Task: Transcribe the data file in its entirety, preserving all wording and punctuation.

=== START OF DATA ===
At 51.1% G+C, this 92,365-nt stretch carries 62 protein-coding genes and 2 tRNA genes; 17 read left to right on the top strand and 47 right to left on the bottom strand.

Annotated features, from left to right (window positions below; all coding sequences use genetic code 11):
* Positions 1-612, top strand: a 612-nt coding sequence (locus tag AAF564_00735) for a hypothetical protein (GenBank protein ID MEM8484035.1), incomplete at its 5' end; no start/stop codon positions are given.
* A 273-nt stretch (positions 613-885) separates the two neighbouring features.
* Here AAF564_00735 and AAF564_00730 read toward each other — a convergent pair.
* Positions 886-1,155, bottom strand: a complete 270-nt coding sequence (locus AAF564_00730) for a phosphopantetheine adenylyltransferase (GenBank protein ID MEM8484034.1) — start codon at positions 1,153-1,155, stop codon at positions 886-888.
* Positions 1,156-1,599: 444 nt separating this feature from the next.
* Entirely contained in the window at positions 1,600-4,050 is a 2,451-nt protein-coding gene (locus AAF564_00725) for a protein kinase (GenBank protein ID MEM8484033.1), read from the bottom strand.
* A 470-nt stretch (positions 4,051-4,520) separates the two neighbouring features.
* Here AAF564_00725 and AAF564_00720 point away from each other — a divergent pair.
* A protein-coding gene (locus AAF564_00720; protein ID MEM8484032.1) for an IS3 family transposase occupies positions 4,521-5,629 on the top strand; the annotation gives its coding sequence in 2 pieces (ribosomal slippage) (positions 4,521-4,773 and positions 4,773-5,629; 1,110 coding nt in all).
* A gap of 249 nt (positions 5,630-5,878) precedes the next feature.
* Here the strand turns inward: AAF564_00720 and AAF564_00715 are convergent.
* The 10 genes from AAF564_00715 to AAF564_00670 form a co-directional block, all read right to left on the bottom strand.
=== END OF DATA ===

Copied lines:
At 51.1% G+C, this 92,365-nt stretch carries 62 protein-coding genes and 2 tRNA genes; 17 read left to right on the top strand and 47 right to left on the bottom strand.

Annotated features, from left to right (window positions below; all coding sequences use genetic code 11):
* Positions 1-612, top strand: a 612-nt coding sequence (locus tag AAF564_00735) for a hypothetical protein (GenBank protein ID MEM8484035.1), incomplete at its 5' end; no start/stop codon positions are given.
* A 273-nt stretch (positions 613-885) separates the two neighbouring features.
* Here AAF564_00735 and AAF564_00730 read toward each other — a convergent pair.
* Positions 886-1,155, bottom strand: a complete 270-nt coding sequence (locus AAF564_00730) for a phosphopantetheine adenylyltransferase (GenBank protein ID MEM8484034.1) — start codon at positions 1,153-1,155, stop codon at positions 886-888.
* Positions 1,156-1,599: 444 nt separating this feature from the next.
* Entirely contained in the window at positions 1,600-4,050 is a 2,451-nt protein-coding gene (locus AAF564_00725) for a protein kinase (GenBank protein ID MEM8484033.1), read from the bottom strand.
* A 470-nt stretch (positions 4,051-4,520) separates the two neighbouring features.
* Here AAF564_00725 and AAF564_00720 point away from each other — a divergent pair.
* A protein-coding gene (locus AAF564_00720; protein ID MEM8484032.1) for an IS3 family transposase occupies positions 4,521-5,629 on the top strand; the annotation gives its coding sequence in 2 pieces (ribosomal slippage) (positions 4,521-4,773 and positions 4,773-5,629; 1,110 coding nt in all).
* A gap of 249 nt (positions 5,630-5,878) precedes the next feature.
* Here the strand turns inward: AAF564_00720 and AAF564_00715 are convergent.
* The 10 genes from AAF564_00715 to AAF564_00670 form a co-directional block, all read right to left on the bottom strand.